Translations

I’m pleased to have two translations of poems by Eugenio Montale
published in the new issue of online poetry journal, The High Window. As well as their usual section of fine contemporary poetry, the editors are keen to publish translated work, and knowing I have an interest in this area, asked if some time ago if I’d like to contribute.

The poems are in a section featuring translations of Italian poetry, which you can access by clicking this link. I have another translation of Montale in the current edition of New Walk magazine.  All three poems are short, and all three took me a long time to translate. I’ve revised and revised them, wanting to capture the rhythm and flow and  ‘feel’ or spirit of the originals whilst not making literal translations. Every word and phrase of the Italian offers so many alternatives.  I’m not sure I’ll ever stop tinkering with any of these translations – Even though I have deliberately chosen short poems to work with, I must have a hundred versions of each. But I’m happy enough to have them published. I had to let go sometime if I wanted to share them. I found the poem , ‘Syria’, in Johnathan Galassi’s bilingual ‘Collected poems, 1920-1954.’

Galassi’s translation is a near to literal version of Montale’s original . Although Galassi is a great scholar and acknowledged authority on Montale, I feel some of his translations are a little staid and stuffy and don’t flow with the ease of the originals.  I wanted to see if I could bring something else to the poem- perhaps a little more vitally and vigor, a little heat and glare and dust.  You don’t need to speak Italian to have a go at translating the poem. If you don’t have a good English/ Italian dictionary there are plenty of resources on- line. Below, for you to compare and contrast and appraise my choices if you are interested,   are the original, the Galassi version and mine. The poem is from Montale’s ‘La Bufera e altro’ –  ‘The Storm and others’ , 1940-1954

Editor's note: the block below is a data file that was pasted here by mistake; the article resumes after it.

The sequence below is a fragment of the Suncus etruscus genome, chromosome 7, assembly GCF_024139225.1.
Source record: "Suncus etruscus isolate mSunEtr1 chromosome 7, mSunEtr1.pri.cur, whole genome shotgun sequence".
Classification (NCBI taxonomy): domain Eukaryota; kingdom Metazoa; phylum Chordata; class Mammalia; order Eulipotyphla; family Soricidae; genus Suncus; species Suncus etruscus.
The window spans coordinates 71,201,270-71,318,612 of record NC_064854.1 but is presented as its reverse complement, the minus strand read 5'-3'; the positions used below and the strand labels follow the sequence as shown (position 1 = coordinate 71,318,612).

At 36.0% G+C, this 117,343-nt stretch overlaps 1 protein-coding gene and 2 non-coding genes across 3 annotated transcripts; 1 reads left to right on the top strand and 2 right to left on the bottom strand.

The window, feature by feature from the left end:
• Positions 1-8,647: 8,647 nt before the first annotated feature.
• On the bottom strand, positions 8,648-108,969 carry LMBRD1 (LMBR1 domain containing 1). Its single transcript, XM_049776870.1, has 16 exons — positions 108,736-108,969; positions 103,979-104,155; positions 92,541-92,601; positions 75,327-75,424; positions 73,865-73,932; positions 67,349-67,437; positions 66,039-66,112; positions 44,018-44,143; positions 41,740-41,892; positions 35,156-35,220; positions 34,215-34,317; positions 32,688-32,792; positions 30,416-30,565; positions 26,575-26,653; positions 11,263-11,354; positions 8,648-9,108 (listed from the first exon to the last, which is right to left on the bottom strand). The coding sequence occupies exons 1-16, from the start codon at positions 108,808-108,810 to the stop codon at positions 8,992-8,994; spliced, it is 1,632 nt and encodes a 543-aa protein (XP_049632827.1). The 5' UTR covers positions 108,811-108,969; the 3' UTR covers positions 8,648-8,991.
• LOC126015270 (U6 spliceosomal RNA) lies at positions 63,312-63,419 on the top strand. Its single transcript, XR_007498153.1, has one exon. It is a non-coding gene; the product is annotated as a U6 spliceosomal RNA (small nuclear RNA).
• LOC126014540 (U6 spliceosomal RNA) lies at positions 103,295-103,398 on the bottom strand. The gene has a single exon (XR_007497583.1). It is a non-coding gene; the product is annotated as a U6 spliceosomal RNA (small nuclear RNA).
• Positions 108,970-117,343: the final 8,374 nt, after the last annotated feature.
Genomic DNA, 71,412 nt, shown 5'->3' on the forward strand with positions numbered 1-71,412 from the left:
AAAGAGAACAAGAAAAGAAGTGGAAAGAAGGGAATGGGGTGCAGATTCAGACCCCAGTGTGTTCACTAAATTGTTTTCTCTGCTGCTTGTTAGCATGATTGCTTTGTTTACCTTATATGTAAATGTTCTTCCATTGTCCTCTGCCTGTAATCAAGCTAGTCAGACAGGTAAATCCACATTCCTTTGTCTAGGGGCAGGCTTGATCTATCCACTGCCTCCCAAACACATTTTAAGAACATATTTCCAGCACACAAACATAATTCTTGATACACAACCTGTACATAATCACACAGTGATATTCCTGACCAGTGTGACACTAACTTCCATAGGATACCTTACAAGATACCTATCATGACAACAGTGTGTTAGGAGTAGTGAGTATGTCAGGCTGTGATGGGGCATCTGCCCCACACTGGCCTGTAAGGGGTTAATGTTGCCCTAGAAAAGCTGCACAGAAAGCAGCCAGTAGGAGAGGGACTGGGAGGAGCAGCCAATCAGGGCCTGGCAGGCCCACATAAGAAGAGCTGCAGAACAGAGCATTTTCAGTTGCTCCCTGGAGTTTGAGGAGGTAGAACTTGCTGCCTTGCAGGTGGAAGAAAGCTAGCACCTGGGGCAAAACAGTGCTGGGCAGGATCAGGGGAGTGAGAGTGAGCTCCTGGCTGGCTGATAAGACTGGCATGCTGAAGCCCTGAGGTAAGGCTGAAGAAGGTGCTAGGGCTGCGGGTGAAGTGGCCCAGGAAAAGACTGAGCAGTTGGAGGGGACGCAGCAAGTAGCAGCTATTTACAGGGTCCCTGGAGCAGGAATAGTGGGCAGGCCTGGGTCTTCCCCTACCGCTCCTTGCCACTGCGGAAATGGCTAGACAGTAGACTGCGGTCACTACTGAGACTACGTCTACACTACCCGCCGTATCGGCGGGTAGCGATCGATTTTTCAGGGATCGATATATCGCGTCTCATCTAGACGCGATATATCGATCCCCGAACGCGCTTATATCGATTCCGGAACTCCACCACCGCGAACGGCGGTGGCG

Siria

Dicevano gli antichi che le poesia
e` scala a Dio. Forse non e`cosi
se mi leggi. Ma il giorno io lo seppi
che ritrovai per te la voce, sciolto
in un gregge di nuvoli e di capre
dirompenti da un greppo a brucar bave
di pruno e di falasco, e i volti scarni
della luna e del sole si fondeveno,
il sangue su un macigno segnalava
la via di Aleppo.

Syria  -trans. J. Galassi

The ancients said that poetry
is a stairway to God. Perhaps not
when you read me. But I knew it to be true
the day I found my voice again because of you,
freed among a herd of clouds and goats
stampeding out of a ravine to browse
the spume of thorns and marsh grass,
and the guant faces of the sun
and moon were one, the car broke
and an arrow of blood on a bolder pointed
the way to Aleppo.

Syria
after Montale

The ancients wrote
that poetry brings you
closer to god. Maybe not
if you’re reading mine.
But I new it was true
the day my voice returned
in a wrap of cloud
as goats rattled from a crag
to cascade across
the road, settling to graze
on blackthorn burs
broom and sedge,
while the sun and moon
melted and fused,
that day the engine died
and an arrow of blood on a stone
showed the way to Aleppo.

First published in New Walk 12, summer 2016.

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